Minnesota Sen. Al Franken says the implementation of new internet access rules would pose “an enormous threat” to freedom of speech and democracy.
Franken made his latest pitch for net neutrality protections Friday during a news conference at the Hennepin County Library in downtown Minneapolis. He was joined by a blogger, a business owner and a librarian who share his concerns.
Franken, a Democrat, fears that the Federal Communications Commission under President Trump could soon scrap a 2015 Obama administration order that prevents internet service providers from playing favorites and creating so-called fast lanes for websites willing to pay. Franken said the FCC needs to do the right thing.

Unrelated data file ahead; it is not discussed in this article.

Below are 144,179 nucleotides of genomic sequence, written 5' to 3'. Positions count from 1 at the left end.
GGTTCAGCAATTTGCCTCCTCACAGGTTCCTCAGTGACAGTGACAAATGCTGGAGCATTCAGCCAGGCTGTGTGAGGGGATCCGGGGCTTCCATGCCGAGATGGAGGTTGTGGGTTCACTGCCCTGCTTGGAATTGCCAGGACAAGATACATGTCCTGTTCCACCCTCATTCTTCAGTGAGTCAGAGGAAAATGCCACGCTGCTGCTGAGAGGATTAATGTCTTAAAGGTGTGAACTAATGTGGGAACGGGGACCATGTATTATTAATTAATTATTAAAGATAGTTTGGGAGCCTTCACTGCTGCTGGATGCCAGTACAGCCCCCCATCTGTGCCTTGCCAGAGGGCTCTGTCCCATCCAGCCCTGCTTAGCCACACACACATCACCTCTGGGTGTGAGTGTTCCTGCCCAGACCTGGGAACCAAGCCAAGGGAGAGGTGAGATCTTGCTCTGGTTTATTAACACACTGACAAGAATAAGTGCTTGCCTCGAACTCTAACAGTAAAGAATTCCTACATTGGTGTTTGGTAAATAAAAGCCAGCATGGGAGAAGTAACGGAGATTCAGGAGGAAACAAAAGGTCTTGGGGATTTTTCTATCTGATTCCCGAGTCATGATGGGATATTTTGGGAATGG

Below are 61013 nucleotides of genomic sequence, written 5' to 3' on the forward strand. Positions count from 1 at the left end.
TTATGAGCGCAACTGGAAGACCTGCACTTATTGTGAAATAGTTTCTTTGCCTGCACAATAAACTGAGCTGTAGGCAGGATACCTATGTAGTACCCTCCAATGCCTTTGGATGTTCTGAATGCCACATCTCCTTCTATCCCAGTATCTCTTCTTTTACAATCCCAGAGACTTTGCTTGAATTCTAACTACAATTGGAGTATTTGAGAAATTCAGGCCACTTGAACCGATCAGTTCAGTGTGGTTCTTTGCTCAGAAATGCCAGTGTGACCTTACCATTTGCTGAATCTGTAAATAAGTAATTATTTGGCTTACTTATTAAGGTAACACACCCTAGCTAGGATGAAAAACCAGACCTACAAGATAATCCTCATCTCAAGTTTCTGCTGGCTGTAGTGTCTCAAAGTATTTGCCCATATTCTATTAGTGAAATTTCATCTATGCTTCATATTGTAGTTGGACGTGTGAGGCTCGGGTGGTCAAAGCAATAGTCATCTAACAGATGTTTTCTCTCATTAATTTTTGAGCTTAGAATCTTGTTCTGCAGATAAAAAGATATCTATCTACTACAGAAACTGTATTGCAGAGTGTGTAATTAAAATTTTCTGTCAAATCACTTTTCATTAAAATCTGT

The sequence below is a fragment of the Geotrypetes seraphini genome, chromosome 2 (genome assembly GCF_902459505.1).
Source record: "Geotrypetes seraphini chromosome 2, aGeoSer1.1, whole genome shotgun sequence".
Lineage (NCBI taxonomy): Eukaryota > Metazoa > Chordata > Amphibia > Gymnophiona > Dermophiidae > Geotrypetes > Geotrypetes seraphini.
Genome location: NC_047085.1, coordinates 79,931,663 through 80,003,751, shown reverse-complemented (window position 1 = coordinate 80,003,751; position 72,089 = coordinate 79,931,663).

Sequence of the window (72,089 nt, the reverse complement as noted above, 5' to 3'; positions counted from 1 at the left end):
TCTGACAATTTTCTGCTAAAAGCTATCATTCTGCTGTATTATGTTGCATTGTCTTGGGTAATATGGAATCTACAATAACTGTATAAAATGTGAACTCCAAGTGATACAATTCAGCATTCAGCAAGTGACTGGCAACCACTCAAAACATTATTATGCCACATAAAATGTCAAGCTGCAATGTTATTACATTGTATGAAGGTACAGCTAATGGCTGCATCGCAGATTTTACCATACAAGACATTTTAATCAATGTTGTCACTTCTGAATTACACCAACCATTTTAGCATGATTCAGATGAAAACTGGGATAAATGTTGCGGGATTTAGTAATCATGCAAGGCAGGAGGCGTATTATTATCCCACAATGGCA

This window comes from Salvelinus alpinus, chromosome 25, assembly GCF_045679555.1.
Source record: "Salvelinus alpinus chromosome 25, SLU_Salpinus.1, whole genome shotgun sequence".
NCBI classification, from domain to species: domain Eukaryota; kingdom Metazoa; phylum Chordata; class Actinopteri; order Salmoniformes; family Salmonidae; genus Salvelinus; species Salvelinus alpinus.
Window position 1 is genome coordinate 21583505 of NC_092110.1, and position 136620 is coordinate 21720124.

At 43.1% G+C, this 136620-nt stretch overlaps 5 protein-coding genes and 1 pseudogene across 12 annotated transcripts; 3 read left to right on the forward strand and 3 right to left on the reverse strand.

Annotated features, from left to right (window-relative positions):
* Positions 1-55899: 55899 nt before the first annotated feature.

“We have to keep the pressure on them to pay attention to the American people, the American people, who overwhelmingly want us to maintain net neutrality, who overwhelmingly want us to keep an open internet,” Franken said.
Franken said the FCC was flooded with messages supporting net neutrality during a recent public comment period.
FCC chairman Ajit Pai has described the 2015 order as a “heavy handed” approach to “hypothetical harms.” He prefers returning to a “light touch” regulatory framework.
Megan Kocher, science librarian at the University of Minnesota and chair of the Minnesota Library Association’s intellectual freedom committee, opposes the changes Pai is pushing. Kocher said that internet access must remain equal.
“There are no deep pockets in public libraries to pay for fast lanes to information,” Kocher said.